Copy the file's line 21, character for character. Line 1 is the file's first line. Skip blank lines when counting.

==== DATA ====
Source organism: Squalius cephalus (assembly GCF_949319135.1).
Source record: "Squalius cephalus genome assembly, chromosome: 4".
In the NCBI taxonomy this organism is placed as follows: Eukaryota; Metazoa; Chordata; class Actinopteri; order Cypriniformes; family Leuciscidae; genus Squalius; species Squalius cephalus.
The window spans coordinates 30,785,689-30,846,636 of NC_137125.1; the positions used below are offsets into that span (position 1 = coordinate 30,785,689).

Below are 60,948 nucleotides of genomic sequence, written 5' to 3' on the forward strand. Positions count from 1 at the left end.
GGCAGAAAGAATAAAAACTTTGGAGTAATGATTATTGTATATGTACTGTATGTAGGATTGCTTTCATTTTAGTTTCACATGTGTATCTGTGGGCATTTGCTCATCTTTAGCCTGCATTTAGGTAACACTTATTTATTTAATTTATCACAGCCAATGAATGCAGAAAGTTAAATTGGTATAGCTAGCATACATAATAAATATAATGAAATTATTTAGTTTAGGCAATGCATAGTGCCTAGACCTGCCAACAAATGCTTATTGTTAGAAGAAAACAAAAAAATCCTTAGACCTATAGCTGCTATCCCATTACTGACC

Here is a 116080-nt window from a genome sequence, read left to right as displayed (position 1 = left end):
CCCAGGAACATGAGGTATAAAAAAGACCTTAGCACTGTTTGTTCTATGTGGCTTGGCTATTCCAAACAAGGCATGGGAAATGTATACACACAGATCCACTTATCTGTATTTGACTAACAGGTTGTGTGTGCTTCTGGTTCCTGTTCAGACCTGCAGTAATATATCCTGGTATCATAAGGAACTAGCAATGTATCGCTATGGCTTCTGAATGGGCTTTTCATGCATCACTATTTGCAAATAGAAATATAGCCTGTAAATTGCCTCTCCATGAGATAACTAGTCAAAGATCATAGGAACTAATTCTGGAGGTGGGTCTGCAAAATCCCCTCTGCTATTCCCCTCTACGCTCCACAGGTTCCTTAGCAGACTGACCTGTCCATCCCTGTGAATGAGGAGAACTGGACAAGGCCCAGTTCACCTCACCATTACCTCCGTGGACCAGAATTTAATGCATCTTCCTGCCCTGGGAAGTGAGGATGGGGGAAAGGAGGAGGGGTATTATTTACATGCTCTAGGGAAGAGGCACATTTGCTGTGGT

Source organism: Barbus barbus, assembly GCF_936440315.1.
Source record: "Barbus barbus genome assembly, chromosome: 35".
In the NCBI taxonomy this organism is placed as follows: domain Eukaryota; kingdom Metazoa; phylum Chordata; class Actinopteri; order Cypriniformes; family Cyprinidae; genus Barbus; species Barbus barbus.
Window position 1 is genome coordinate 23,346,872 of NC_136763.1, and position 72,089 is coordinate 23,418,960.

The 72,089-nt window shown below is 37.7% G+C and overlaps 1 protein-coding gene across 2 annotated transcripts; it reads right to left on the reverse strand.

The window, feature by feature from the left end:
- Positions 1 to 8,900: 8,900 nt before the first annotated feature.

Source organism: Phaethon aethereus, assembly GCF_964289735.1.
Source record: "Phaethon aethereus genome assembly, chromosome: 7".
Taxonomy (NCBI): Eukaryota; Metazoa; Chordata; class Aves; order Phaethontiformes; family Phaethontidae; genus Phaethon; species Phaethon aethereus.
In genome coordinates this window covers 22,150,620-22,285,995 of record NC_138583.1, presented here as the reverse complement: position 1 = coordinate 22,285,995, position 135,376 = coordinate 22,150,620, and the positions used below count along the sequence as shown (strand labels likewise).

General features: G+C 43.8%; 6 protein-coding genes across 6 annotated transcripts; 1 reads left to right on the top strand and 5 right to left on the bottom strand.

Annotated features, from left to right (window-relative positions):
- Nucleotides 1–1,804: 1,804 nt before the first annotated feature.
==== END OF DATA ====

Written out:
Annotated features, from left to right (window-relative positions):